7. NNL&LS

    NNL&LS Banned
    from zone 5
    Posts: 88

    How large is your lawn? have you considered roundup, then sod?
  8. jeffinsgf

    jeffinsgf LawnSite Senior Member
    Posts: 641

    The packaging should tell you how long to wait. You might be able to get that from Lesco's website, too. Don't worry about the crabgrass you have now. It will be dead after the first frost. Seed now, get the grass established, then use preemergent in the early Spring. My yard was filled with crabgrass last year. I used a preemergent the first week of March and didn't see any crabgrass all year. The way to keep weeds from setting seed is to keep their heads cut off. That's a pain when they grow faster than the grass -- you have to mow based on the weeds instead of the grass, but that is the surest and cheapest way to kill weeds -- don't let them grow. Crabgrass can be the exception to that, because it will duck and throw a seedhead at 1-1/2 inches if it has to.
  9. TforTexas

    TforTexas LawnSite Senior Member
    Posts: 260

    Snapshot is not labeled for turfgrass areas. If you want to use a preemergant along with cool season seeding you can use Drive 75. I will offer pretty good pre emergant control plus post emergant on some species (Round up will have already taken care of that.) Seeding in the fall you will mostly germinate broadleaf weeds which can be taken care of once the new seed is up and mowed 4-5 times. Dimension, Barricadef or Pendimethalin in the spring will give you good control of the grassy weed. Remember starting over from scratch may cause you to have a year of "growing pains". Getting the new grass established and knocking back the new weed crop.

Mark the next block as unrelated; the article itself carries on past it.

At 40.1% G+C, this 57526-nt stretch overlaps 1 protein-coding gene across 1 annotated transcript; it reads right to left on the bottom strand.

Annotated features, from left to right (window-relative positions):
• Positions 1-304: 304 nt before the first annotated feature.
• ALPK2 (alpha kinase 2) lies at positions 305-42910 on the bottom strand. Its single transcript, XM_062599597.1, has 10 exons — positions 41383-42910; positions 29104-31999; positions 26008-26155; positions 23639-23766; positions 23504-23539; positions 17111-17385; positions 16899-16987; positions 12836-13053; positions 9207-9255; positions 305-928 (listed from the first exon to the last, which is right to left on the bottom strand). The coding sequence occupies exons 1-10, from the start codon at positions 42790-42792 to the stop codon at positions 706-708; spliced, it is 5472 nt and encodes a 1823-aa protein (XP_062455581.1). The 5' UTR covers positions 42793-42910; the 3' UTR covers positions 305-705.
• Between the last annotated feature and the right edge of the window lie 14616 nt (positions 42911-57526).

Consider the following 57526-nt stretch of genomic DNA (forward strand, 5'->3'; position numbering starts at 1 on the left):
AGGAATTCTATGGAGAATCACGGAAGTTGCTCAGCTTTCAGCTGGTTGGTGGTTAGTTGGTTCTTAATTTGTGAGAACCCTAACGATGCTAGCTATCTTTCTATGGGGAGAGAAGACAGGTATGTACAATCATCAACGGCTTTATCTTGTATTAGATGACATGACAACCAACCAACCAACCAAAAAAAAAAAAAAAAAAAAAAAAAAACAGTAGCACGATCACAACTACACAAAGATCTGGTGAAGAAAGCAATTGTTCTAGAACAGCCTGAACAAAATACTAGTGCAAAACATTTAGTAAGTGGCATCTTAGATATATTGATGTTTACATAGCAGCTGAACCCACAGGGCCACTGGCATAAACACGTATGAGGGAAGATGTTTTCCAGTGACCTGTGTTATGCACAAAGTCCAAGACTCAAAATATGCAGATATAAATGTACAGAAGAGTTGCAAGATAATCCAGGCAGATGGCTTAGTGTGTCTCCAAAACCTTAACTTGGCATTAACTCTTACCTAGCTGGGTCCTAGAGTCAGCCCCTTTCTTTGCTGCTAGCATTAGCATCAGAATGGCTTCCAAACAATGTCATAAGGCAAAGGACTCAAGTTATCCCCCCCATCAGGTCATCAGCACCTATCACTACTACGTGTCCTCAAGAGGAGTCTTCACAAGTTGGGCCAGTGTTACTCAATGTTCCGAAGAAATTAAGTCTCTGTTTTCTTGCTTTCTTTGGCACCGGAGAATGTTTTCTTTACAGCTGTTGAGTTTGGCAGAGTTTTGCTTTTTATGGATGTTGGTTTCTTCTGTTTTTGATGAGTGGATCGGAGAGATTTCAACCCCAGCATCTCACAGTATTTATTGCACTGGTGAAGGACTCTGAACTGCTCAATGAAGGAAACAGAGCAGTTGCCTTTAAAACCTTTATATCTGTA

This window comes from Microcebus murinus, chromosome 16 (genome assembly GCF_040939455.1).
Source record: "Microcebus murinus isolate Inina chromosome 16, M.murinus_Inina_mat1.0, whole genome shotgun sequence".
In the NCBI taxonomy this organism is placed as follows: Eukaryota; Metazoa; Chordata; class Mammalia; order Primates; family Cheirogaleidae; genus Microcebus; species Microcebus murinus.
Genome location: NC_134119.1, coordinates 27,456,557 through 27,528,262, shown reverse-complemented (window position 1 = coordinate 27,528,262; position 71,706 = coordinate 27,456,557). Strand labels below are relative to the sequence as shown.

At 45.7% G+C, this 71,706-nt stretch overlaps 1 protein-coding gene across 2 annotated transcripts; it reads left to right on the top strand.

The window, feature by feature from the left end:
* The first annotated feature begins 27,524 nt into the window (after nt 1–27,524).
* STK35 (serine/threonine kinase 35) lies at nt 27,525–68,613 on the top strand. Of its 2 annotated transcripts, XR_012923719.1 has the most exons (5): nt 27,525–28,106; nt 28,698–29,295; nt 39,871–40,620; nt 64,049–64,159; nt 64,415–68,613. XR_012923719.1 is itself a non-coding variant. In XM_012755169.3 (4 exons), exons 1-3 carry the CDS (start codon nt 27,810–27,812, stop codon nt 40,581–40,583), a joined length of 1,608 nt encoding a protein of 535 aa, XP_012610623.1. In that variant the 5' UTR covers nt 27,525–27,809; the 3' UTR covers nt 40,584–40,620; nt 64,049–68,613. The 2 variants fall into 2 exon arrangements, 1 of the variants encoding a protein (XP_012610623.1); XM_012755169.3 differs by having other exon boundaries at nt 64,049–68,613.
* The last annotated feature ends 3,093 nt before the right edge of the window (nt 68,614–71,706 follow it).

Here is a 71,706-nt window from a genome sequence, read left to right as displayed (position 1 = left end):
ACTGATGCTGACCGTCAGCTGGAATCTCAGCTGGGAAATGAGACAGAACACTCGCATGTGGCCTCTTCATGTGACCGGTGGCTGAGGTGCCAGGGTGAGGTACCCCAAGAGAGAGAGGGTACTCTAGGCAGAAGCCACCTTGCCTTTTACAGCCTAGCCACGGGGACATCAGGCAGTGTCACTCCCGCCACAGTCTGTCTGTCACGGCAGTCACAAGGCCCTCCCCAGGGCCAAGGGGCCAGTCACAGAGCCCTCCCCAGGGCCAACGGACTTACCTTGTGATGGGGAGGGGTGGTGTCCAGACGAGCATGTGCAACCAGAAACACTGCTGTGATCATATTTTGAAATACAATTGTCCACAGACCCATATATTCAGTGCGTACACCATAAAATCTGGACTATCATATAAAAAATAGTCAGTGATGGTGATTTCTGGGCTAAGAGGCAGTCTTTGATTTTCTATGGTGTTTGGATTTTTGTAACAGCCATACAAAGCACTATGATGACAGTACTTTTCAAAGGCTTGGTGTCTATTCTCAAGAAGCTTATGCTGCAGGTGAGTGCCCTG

10. LarryF

    LarryF LawnSite Bronze Member
    Posts: 1,171

    Thanks T, I now realize you are absolutely right about the Snapshot, and I hope I didn't steer anyone in the wrong direction by mentioning it. I had used Roundup and then Snapshot with good success on a pretty large (~5000 sq ft) mulched area where weeds had taken over the area, so the Snapshot label was in my mind. But looking again I see that one definitely doesn't want to use it on a lawn. Nonetheless, it sound like you are in agreement with my point that just killing this year's weeds with Roundup isn't going to really solve much unless you also do something to eliminate the weed seed that has already dropped into the soil; otherwise, the weeds will be back next year. I think your advice is good and I'm pretty sure I'll be taking it.

    In regard to the sod suggestion by NNL&LS, I haven't considered it and I don't think I will. I have about an acre of grass, but only about 15 percent of that has a weed problem. I think I can resolve it without resorting to having sod placed, and looking at the lawns of neighbors who have done that a couple of years back, they seem to now have lots of weeds too. I'm sure there are good reasons for using sod, but I'd skeptical that weed control is one of the predominant ones. But thanks for the suggestion, anyway.